Any business contemplating a partnership with a third-party logistics (3PL) provider faces an immediate choice: asset based or non-asset based? The difference, broadly, is that asset based 3PL providers own their own trucks, warehouses, etc., while non-asset based providers contract those services out to other companies. (Red Arrow Logistics, for the record, is a non-asset based firm.) While each model offers its own advantages and disadvantages, the rapidly changing geopolitical landscape is altering the governing dynamics of logistics in ways that non-asset based firms are often better equipped to handle.
Change is a constant in any industry, but it’s difficult to overstate the upheavals currently rocking every aspect of the logistics world. Globally, a tide of economic nationalism is poised to dramatically restructure supply chains, from China shuttering thousands of factories to the US contemplating an exit from NAFTA. Domestically, trucking companies are grappling with an increasingly dire driver shortage and the coming Electronic Logging Device (ELD) mandate, both of which are already cutting capacity and increasing rates. In the warehouse sector, space in urban hubs is both expensive and scarce, as e-commerce drastically reshapes how goods are stored and delivered.
In this chaotic world, asset based 3PL firms claim to offer stability and simplicity, and they may indeed be the right choice for businesses with a relatively small market, simple supply chain, and predictable needs. Most businesses, though, depend on their 3PL provider for flexibility and expertise, and it’s here that non-asset based providers have distinct advantages. While an asset based 3PL firm can offer shippers a fleet of, say, 500 trucks, a non-asset based firm can contract with multiple fleets, with thousands of trucks. Moreover, an asset based firm has obvious incentives to make use of those assets, whereas non-asset based firms have no agenda beyond keeping a shipper’s costs low and their deliveries timely, so they’re free to negotiate for the best rates, explore intermodal shipping options, and respond to rapidly changing market conditions. Non-asset based providers are better able to offer services tailored to an individual client’s needs, while asset based firms tend to make every customer fit into their pre-existing networks. And in the event of lost, stolen, or damaged cargo, non-asset based firms can help file claims on behalf of the client, without creating any conflicts of interest within their own business.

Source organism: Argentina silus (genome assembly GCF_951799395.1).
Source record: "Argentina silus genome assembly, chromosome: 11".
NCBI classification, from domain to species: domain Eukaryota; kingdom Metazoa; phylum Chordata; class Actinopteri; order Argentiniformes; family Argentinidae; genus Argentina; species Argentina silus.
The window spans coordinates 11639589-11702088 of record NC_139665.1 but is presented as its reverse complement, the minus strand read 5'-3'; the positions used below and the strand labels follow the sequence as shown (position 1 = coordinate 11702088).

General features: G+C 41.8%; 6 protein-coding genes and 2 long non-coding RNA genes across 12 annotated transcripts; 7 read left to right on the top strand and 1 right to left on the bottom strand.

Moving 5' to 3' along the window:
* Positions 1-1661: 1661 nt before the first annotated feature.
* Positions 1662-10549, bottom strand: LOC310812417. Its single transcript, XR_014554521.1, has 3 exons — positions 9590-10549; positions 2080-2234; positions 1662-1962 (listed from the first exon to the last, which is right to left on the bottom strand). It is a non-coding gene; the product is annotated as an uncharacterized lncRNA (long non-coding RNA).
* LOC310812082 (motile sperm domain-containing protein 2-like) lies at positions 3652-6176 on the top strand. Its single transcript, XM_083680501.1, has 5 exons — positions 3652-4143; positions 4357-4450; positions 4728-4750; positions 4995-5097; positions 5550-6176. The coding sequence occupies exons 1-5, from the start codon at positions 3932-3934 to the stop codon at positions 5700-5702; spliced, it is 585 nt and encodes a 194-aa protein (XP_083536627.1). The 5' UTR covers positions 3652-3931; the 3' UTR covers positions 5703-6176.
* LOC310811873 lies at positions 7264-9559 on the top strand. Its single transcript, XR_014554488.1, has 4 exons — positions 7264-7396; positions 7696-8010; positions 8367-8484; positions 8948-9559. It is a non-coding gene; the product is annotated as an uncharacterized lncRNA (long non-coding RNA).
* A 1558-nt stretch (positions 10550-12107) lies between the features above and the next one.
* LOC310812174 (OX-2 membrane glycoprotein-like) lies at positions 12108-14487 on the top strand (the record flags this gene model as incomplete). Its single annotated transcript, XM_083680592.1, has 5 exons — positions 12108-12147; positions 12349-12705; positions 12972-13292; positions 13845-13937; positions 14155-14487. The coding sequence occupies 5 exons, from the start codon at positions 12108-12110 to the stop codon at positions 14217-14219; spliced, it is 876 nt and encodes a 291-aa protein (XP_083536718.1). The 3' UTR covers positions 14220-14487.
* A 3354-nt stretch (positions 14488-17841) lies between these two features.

In recent years, legal and technological advances have propelled the non-asset based model further. In 2013, Congress passed legislation demanding that transportation brokers put up an annual surety bond of $75,000, which helped weed out fraudulent “brokers” who once hid behind the non-asset definition, thus making the market much safer for shippers. Additionally, the increasing ubiquity of tracking technologies means that non-asset 3PL firms can provide the kind of seamless cargo visibility once only available to asset based firms. And the global expertise offered by non-asset based logistics professionals has never been more valuable, as they are attuned to market shifts around the world and can identify potential disruptions before they become crises.
Of course, not all non-asset based firms are created equal, and entering into such a partnership requires some due diligence. Before partnering with any logistics provider, shippers should ask if they have the connections and buying power to deliver savings based on economies of scale, and a proven track record for improving their clients’ bottom lines. Investigate what sort of cargo insurance they offer and their procedures for settling claims. Be sure that their market presence aligns with yours. Most importantly, be clear about your business’s needs, and how much of the shipping process you expect a 3PL firm to handle; the non-asset based model typically works best when it is fully integrated, rather than used as a back-up during a capacity crunch. Most businesses choose to partner with 3PL providers because outsourcing logistics allows them to focus on their core competencies. This need has never been more pronounced than in the present moment, in which a smoothly functioning supply chain demands constant flexibility on every level: locally, nationally, and globally.